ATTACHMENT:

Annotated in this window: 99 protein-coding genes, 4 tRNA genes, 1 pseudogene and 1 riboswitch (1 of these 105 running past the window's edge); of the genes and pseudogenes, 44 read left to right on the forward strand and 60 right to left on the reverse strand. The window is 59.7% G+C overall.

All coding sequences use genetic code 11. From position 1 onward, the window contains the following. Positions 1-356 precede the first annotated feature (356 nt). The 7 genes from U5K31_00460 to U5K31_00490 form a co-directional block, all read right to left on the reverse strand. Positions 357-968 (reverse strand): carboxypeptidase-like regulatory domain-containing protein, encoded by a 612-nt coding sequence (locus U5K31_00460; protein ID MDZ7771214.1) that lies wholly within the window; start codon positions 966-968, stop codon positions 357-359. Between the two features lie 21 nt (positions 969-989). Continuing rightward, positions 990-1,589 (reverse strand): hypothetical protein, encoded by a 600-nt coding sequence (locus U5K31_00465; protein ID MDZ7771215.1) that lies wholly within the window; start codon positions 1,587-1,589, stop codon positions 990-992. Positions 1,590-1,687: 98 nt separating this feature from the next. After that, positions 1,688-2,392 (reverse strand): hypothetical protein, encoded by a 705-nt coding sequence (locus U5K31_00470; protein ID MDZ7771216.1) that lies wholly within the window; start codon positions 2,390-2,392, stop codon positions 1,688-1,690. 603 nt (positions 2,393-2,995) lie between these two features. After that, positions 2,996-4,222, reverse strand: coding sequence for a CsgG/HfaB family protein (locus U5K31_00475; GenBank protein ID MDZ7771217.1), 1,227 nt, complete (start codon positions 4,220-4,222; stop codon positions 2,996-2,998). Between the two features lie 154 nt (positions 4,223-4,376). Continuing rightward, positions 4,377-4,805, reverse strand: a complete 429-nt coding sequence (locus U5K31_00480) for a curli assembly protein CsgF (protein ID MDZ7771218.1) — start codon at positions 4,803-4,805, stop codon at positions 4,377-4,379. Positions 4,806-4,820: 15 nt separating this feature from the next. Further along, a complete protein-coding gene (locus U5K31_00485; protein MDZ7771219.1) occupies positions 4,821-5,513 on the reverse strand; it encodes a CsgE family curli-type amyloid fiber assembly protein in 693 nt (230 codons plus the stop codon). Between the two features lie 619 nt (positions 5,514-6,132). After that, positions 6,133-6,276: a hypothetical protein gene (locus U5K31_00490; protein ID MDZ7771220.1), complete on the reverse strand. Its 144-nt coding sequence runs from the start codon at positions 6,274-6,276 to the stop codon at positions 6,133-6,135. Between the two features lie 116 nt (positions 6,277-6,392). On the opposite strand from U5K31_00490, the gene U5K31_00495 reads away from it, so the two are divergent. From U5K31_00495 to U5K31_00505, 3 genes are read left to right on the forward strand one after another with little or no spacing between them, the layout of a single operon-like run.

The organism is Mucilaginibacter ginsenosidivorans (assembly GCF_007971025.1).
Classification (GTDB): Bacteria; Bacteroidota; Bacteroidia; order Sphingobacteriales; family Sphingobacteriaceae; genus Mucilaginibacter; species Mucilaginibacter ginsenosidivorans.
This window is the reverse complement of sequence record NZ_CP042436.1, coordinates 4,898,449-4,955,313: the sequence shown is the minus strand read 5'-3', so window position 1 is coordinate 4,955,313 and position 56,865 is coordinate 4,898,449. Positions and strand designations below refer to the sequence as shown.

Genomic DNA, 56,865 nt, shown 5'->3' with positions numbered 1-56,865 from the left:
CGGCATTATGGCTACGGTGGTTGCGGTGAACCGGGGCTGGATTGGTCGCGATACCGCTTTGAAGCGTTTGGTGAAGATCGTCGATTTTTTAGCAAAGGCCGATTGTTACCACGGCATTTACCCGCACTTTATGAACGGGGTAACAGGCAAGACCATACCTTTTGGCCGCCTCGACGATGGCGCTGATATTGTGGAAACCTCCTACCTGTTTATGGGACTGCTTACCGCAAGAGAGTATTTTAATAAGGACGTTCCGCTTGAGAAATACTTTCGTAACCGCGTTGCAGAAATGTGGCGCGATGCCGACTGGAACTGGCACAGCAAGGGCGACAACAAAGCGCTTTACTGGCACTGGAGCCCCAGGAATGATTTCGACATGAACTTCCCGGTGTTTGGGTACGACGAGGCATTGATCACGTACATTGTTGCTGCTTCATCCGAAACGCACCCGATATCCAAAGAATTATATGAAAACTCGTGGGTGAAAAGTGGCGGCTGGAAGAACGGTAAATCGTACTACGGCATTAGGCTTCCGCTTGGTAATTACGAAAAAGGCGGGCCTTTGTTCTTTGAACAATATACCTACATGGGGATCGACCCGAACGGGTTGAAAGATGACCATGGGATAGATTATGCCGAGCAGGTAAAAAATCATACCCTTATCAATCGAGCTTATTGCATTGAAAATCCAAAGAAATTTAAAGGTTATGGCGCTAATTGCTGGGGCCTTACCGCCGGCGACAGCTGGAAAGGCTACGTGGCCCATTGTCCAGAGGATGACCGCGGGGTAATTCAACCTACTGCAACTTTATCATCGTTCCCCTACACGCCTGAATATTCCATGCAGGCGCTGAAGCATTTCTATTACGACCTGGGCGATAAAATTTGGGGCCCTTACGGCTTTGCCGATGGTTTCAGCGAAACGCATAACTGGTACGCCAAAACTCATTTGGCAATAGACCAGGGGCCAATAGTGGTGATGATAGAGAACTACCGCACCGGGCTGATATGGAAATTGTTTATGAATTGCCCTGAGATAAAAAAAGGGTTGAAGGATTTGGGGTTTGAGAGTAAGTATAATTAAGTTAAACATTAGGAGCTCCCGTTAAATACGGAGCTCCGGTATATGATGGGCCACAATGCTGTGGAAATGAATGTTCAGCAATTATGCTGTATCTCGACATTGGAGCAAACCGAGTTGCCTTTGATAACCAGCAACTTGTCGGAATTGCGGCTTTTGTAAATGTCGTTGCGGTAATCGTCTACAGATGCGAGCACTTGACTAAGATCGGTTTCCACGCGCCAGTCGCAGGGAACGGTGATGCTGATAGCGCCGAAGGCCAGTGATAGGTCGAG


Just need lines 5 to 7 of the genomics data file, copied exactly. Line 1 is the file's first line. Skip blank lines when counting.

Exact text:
This window is the reverse complement of sequence record NZ_CP042436.1, coordinates 4,898,449-4,955,313: the sequence shown is the minus strand read 5'-3', so window position 1 is coordinate 4,955,313 and position 56,865 is coordinate 4,898,449. Positions and strand designations below refer to the sequence as shown.

Genomic DNA, 56,865 nt, shown 5'->3' with positions numbered 1-56,865 from the left:
CGGCATTATGGCTACGGTGGTTGCGGTGAACCGGGGCTGGATTGGTCGCGATACCGCTTTGAAGCGTTTGGTGAAGATCGTCGATTTTTTAGCAAAGGCCGATTGTTACCACGGCATTTACCCGCACTTTATGAACGGGGTAACAGGCAAGACCATACCTTTTGGCCGCCTCGACGATGGCGCTGATATTGTGGAAACCTCCTACCTGTTTATGGGACTGCTTACCGCAAGAGAGTATTTTAATAAGGACGTTCCGCTTGAGAAATACTTTCGTAACCGCGTTGCAGAAATGTGGCGCGATGCCGACTGGAACTGGCACAGCAAGGGCGACAACAAAGCGCTTTACTGGCACTGGAGCCCCAGGAATGATTTCGACATGAACTTCCCGGTGTTTGGGTACGACGAGGCATTGATCACGTACATTGTTGCTGCTTCATCCGAAACGCACCCGATATCCAAAGAATTATATGAAAACTCGTGGGTGAAAAGTGGCGGCTGGAAGAACGGTAAATCGTACTACGGCATTAGGCTTCCGCTTGGTAATTACGAAAAAGGCGGGCCTTTGTTCTTTGAACAATATACCTACATGGGGATCGACCCGAACGGGTTGAAAGATGACCATGGGATAGATTATGCCGAGCAGGTAAAAAATCATACCCTTATCAATCGAGCTTATTGCATTGAAAATCCAAAGAAATTTAAAGGTTATGGCGCTAATTGCTGGGGCCTTACCGCCGGCGACAGCTGGAAAGGCTACGTGGCCCATTGTCCAGAGGATGACCGCGGGGTAATTCAACCTACTGCAACTTTATCATCGTTCCCCTACACGCCTGAATATTCCATGCAGGCGCTGAAGCATTTCTATTACGACCTGGGCGATAAAATTTGGGGCCCTTACGGCTTTGCCGATGGTTTCAGCGAAACGCATAACTGGTACGCCAAAACTCATTTGGCAATAGACCAGGGGCCAATAGTGGTGATGATAGAGAACTACCGCACCGGGCTGATATGGAAATTGTTTATGAATTGCCCTGAGATAAAAAAAGGGTTGAAGGATTTGGGGTTTGAGAGTAAGTATAATTAAGTTAAACATTAGGAGCTCCCGTTAAATACGGAGCTCCGGTATATGATGGGCCACAATGCTGTGGAAATGAATGTTCAGCAATTATGCTGTATCTCGACATTGGAGCAAACCGAGTTGCCTTTGATAACCAGCAACTTGTCGGAATTGCGGCTTTTGTAAATGTCGTTGCGGTAATCGTCTACAGATGCGAGCACTTGACTAAGATCGGTTTCCACGCGCCAGTCGCAGGGAACGGTGATGCTGATAGCGCCGAAGGCCAGTGATAGGTCGAG